I saw a woman in the grocery store on Friday, and she had pinned in her hair one of those small, artificial, red poppies traditionally distributed by war veterans for Memorial Day.
I hadn’t seen one for years. They were very common when I was young, but over the years, they seemed to disappear as we Americans grew more blasé about war casualties.
I couldn’t resist. I excused myself and asked her where she had gotten it.
She told me the veterans were outside the store in the parking area. I looked, but by the time I did, they were gone.
I’m sorry I missed them. I would have loved to have one of those tiny, mundane flowers of crepe paper and twine.
Not because of their artistic beauty but because of what they represent.
Memorial Day is the day we remember and honor the men and women who fought in wars for our freedom. They were people who wore the uniform of our country and who were killed in the effort to rid the world of the evils of totalitarianism and despotic governments.
They, along with the war dead of our allies in Britain, Canada, Australia and New Zealand are remembered on this day. But so too are the war dead in the countries we fought to free – France, Italy, Germany and most of Europe as well as those nations in the Pacific.
The poppies were first noted as the symbol of the bloodshed during World War I and were immortalized in the poem written by John McCrae in May of 1915 – 99 years ago this month.
He wrote of the red poppies growing in the bloody fields of war, particularly in Belgium, France and Gallipoli.
Schoolchildren used to memorize the lines.
It was a poem to remember and honor the dead, but it was also a promise to them that we would never forget their sacrifice, we would never forget they were human beings just like us and that we vow to fight as diligently to preserve the freedoms they won for us, as they did to gain them.
It’s a beautiful thought and a noble goal, but the question today is: Do we even care?
Americans have become blasé about everything. We take our rights and freedoms for granted and seem more and more willing to negotiate them away and often just give them away as though freedom is limitless.
But that’s not true. Freedoms only exist when there is a tacit agreement among people to acknowledge them and do all possible to maintain them.
How would we explain to our war dead – and yes, today, including the living veterans of the horrors of wars we have engaged in and in fact, are still fighting – how would we explain that we’ve taken their sacrifices for granted?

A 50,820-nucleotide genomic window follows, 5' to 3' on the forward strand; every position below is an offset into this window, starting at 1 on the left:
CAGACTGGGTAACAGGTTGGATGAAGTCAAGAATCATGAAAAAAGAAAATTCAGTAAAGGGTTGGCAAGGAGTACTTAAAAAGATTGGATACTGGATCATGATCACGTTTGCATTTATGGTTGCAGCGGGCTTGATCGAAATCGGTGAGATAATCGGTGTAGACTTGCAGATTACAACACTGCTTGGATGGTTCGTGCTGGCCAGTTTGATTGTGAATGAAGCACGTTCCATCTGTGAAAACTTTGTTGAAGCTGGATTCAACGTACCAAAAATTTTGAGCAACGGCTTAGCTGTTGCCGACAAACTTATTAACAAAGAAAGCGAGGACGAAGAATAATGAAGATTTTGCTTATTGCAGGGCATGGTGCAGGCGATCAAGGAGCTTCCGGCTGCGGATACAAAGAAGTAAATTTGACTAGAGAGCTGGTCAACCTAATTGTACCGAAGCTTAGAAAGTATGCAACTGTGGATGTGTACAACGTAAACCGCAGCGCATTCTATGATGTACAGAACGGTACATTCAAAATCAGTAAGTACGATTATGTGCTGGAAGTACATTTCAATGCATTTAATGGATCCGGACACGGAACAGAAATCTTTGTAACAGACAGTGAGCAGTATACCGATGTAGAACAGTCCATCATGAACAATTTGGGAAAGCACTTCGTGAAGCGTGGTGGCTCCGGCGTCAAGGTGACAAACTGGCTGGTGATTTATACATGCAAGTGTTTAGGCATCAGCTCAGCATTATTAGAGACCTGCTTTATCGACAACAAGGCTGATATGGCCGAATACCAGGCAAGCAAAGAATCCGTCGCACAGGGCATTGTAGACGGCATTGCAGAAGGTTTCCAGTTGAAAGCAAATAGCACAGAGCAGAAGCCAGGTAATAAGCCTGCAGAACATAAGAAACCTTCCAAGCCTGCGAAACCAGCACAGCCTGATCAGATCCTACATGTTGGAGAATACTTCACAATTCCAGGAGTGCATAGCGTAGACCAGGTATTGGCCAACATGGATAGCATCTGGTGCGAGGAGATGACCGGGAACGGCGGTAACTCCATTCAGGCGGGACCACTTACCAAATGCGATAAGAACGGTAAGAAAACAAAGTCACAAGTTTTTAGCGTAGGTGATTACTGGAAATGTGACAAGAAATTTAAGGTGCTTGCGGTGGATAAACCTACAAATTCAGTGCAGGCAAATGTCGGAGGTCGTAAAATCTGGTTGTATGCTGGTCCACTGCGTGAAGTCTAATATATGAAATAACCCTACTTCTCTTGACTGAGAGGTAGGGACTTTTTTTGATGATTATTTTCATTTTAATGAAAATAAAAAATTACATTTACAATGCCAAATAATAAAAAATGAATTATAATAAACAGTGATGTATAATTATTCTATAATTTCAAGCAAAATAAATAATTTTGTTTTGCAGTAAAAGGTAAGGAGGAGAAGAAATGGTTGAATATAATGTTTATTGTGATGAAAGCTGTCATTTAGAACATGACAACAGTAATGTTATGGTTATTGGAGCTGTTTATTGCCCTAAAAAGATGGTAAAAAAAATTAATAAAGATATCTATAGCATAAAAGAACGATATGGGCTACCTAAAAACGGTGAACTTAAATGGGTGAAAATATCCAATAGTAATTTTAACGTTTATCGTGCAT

Yes, people feel noble when they wear yellow ribbons or talk about memorials or hang a flag outside of their home, but I believe we really forget the living, breathing people that statistics represent: More than a 1.3 million Americans killed in our wars and hundreds of thousands wounded. It’s too easy to forget that every one of those casualties affects scores of family members as well as communities.
I’m not against war. There are times when only military efforts can put an end to attacks on our freedoms and way of life.
That’s a fact of life, like it or not.
But what’s equally important is to honor the lives of those who sacrificed for us and to protect the liberties they insured.
When we have politicians who are all too eager to put themselves and their party first and undermine the welfare of the people and the Constitution, we have betrayed the trust of our war dead.
When we are eager to ignore or break laws to allow our country to be invaded across our deliberately porous borders, we have betrayed the trust of our war dead.
When we allow politicians to cover-up the truth about an attack on the U.S. mission in Benghazi killing four Americans, including our ambassador, or the truth about a government-sponsored gun running operation to benefit Mexican drug cartels, or allow law enforcement and municipalities to ignore federal immigration law, or ignore that Americans are held in foreign prisons on specious charges and offer no help, or clear government collusion against citizens who just disagree with it, or mistreatment of veterans who are medically suffering – I could go on and on.
It appears our government today is not working for the welfare of American citizens or for American independence and freedom.
If there is even a smidgen of truth in that, then we are duplicitous frauds and, unless we change, we should eliminate Memorial Day from our calendar. It only provides an excuse for a long weekend, trips, picnics, ball games and beer.
Just in case you’ve forgotten, these words are critical:
“In Flanders Fields”
By John McCrae
In Flanders fields the poppies blow
Between the crosses, row on row,
That mark our place; and in the sky
The larks, still bravely singing, fly
Scarce heard amid the guns below.
We are the Dead. Short days ago
We lived, felt dawn, saw sunset glow,
Loved and were loved, and now we lie,
In Flanders fields.
Take up our quarrel with the foe:
To you from failing hands we throw
The torch; be yours to hold it high.
If ye break faith with us who die
We shall not sleep, though poppies grow
In Flanders Fields.
We have broken faith with them. We’ve forgotten them, and they’re not sleeping. Their deaths should haunt us forever.
Media wishing to interview Barbara Simpson, please contact firstname.lastname@example.org.